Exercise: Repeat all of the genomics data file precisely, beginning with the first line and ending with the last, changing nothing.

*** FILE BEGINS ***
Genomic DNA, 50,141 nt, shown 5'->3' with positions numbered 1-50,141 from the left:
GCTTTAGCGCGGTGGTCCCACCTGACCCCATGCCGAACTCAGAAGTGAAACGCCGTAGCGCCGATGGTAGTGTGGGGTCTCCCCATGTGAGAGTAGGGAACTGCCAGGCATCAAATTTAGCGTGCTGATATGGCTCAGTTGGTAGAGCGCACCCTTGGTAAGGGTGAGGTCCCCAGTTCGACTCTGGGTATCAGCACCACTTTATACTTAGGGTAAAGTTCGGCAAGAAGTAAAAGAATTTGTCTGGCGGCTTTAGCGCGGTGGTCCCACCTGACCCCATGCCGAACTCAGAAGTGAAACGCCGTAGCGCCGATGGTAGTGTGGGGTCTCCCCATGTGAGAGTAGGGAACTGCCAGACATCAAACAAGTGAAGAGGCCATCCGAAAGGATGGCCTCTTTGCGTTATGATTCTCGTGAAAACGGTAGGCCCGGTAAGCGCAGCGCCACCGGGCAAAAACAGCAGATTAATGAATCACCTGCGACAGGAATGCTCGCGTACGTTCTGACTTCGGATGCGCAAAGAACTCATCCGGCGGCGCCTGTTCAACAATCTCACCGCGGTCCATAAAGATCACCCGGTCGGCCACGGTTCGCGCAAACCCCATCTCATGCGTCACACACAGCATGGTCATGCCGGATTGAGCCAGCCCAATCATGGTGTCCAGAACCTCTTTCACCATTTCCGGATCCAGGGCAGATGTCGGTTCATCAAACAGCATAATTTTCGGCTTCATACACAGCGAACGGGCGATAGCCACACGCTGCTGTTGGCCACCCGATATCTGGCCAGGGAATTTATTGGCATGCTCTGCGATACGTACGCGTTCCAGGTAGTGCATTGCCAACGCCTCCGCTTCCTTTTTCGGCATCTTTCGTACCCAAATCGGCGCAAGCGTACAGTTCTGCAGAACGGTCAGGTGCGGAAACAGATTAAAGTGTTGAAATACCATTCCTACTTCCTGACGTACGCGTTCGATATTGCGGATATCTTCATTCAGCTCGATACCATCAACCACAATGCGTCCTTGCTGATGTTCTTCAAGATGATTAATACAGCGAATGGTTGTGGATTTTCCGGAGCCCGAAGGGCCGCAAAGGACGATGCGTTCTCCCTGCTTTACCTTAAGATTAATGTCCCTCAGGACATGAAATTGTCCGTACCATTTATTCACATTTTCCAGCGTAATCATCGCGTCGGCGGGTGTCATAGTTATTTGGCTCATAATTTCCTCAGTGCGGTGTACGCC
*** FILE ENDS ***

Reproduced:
Genomic DNA, 50,141 nt, shown 5'->3' with positions numbered 1-50,141 from the left:
GCTTTAGCGCGGTGGTCCCACCTGACCCCATGCCGAACTCAGAAGTGAAACGCCGTAGCGCCGATGGTAGTGTGGGGTCTCCCCATGTGAGAGTAGGGAACTGCCAGGCATCAAATTTAGCGTGCTGATATGGCTCAGTTGGTAGAGCGCACCCTTGGTAAGGGTGAGGTCCCCAGTTCGACTCTGGGTATCAGCACCACTTTATACTTAGGGTAAAGTTCGGCAAGAAGTAAAAGAATTTGTCTGGCGGCTTTAGCGCGGTGGTCCCACCTGACCCCATGCCGAACTCAGAAGTGAAACGCCGTAGCGCCGATGGTAGTGTGGGGTCTCCCCATGTGAGAGTAGGGAACTGCCAGACATCAAACAAGTGAAGAGGCCATCCGAAAGGATGGCCTCTTTGCGTTATGATTCTCGTGAAAACGGTAGGCCCGGTAAGCGCAGCGCCACCGGGCAAAAACAGCAGATTAATGAATCACCTGCGACAGGAATGCTCGCGTACGTTCTGACTTCGGATGCGCAAAGAACTCATCCGGCGGCGCCTGTTCAACAATCTCACCGCGGTCCATAAAGATCACCCGGTCGGCCACGGTTCGCGCAAACCCCATCTCATGCGTCACACACAGCATGGTCATGCCGGATTGAGCCAGCCCAATCATGGTGTCCAGAACCTCTTTCACCATTTCCGGATCCAGGGCAGATGTCGGTTCATCAAACAGCATAATTTTCGGCTTCATACACAGCGAACGGGCGATAGCCACACGCTGCTGTTGGCCACCCGATATCTGGCCAGGGAATTTATTGGCATGCTCTGCGATACGTACGCGTTCCAGGTAGTGCATTGCCAACGCCTCCGCTTCCTTTTTCGGCATCTTTCGTACCCAAATCGGCGCAAGCGTACAGTTCTGCAGAACGGTCAGGTGCGGAAACAGATTAAAGTGTTGAAATACCATTCCTACTTCCTGACGTACGCGTTCGATATTGCGGATATCTTCATTCAGCTCGATACCATCAACCACAATGCGTCCTTGCTGATGTTCTTCAAGATGATTAATACAGCGAATGGTTGTGGATTTTCCGGAGCCCGAAGGGCCGCAAAGGACGATGCGTTCTCCCTGCTTTACCTTAAGATTAATGTCCCTCAGGACATGAAATTGTCCGTACCATTTATTCACATTTTCCAGCGTAATCATCGCGTCGGCGGGTGTCATAGTTATTTGGCTCATAATTTCCTCAGTGCGGTGTACGCC